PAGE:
In some circles 2020 became the year of the second passport.
St. Kitts and Nevis slashed the cost of its golden visa by $45,000 and Russia, a latecomer to the golden visa world, reportedly will soon open to investors looking for a second home. Applicants must prove they are genuine: A language test may be involved.
High-net-worth individuals have a heightened value in these pandemic times, and some are looking to be courted. Golden visa schemes have flourished in times of economic stress, but they’ve taken on a special significance in the era of COVID-19. Potential tax savings aside, the attraction for investors living in countries that have weak passports and are subject to visa approvals is strong and will continue to be, even after general travel restrictions are lifted.
Governments know this, causing some places to try to cash in on the golden visa market. Dominica is famous in the Caribbean for being the “Nature Isle,” an eco-tourism haven with large stretches of untouched land. The country unveiled a new entrepreneur visa program at the end of 2020 offering a pathway to citizenship for a minimum $50,000 investment, which is a very low cost for citizenship. But one of the real benefits is likely the access to the broader world — a Dominican passport offers visa-free travel to 140 countries and the EU Schengen Area. Also, Dominica does not impose a wealth or inheritance tax.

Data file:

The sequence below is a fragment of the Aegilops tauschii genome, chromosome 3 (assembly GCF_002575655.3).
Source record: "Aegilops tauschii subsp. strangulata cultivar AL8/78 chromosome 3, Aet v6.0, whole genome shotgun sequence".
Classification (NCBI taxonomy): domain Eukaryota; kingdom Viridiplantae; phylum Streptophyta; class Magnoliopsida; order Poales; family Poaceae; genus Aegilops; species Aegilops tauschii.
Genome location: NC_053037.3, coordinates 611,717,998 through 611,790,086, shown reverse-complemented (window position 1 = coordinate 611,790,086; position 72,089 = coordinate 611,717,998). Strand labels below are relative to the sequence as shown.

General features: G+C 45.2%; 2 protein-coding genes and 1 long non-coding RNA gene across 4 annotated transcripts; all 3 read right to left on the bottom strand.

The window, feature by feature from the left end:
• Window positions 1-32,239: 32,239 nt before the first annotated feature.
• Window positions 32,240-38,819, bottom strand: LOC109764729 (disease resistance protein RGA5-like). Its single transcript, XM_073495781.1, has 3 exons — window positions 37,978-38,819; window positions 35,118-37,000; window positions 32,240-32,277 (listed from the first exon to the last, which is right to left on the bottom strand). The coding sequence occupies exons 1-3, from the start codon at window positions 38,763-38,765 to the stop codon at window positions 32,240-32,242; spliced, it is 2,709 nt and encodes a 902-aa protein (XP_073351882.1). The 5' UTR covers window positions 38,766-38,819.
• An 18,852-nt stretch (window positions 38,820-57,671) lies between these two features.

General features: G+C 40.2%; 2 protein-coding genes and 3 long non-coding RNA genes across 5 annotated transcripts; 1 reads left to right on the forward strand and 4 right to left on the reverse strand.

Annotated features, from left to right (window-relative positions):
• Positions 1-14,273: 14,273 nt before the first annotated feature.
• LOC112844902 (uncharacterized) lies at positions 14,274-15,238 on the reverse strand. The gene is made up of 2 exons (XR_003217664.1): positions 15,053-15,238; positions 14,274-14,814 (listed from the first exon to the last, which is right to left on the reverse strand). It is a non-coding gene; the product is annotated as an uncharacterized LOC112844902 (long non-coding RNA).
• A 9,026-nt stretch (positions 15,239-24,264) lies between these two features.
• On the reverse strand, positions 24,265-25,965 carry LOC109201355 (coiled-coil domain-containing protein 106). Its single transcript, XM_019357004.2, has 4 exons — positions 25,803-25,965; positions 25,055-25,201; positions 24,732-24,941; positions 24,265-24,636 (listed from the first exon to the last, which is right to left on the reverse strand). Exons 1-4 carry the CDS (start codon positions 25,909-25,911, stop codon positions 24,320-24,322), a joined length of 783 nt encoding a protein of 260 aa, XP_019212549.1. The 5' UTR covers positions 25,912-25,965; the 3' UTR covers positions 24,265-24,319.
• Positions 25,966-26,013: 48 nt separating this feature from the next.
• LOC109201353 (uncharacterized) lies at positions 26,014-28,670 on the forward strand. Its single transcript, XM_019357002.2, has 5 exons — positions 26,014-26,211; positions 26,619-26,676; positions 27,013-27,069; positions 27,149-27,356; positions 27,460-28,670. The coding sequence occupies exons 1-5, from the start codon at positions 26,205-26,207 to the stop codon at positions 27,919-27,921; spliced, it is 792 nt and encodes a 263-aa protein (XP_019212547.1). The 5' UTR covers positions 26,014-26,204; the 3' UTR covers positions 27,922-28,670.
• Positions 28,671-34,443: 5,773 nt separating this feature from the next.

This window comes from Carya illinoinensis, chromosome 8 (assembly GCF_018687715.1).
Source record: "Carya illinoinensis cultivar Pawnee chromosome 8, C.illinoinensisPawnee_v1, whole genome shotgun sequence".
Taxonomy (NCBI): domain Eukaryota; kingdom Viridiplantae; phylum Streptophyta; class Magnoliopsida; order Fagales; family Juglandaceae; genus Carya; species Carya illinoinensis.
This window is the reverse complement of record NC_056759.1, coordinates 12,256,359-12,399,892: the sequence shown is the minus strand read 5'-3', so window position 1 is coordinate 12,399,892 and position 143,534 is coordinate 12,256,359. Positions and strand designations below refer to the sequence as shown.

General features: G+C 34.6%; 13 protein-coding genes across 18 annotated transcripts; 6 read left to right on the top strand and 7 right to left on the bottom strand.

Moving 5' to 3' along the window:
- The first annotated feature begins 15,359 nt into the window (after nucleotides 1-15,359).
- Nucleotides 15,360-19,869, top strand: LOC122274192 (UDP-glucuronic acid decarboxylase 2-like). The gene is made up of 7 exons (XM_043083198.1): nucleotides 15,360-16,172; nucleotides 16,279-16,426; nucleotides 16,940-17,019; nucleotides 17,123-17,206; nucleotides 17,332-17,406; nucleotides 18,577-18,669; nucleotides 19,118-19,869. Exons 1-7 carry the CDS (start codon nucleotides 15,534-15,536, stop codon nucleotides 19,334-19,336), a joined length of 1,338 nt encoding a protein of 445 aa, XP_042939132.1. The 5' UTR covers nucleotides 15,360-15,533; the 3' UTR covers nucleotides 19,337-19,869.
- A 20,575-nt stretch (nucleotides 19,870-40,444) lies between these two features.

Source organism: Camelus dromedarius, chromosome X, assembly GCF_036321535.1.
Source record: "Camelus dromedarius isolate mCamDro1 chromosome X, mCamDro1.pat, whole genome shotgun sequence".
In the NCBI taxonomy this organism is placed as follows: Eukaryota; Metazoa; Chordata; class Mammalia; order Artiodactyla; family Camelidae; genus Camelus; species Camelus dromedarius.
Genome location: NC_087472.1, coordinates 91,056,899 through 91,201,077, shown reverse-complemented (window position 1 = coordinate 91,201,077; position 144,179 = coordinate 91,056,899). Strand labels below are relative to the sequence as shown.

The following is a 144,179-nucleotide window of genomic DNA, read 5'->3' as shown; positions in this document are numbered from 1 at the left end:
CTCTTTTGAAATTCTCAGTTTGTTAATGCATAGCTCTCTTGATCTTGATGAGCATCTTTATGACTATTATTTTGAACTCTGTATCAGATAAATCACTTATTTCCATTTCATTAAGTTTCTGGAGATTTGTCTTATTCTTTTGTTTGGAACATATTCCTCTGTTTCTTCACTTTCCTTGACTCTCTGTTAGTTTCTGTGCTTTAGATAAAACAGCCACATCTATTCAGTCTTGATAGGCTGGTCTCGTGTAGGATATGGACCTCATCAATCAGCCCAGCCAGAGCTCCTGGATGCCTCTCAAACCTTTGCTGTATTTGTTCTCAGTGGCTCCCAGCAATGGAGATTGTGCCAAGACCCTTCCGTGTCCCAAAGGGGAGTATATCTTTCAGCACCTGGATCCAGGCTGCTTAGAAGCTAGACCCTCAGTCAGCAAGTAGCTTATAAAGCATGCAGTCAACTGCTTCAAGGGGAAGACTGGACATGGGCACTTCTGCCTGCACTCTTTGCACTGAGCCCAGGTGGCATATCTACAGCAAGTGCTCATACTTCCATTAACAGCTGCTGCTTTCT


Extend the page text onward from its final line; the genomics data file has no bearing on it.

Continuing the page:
The EU provides a perfect example with the European Commission litigating against golden passport programs offered by Cyprus and Malta.
Above all, these activities highlight the tension governments face in trying to boost investment and attract capital in an uncertain time in which they also must take actions that may drive investment and capital away. Repair and recovery during the next COVID-19 pandemic phase could highlight this push and pull even more depending on how governments respond.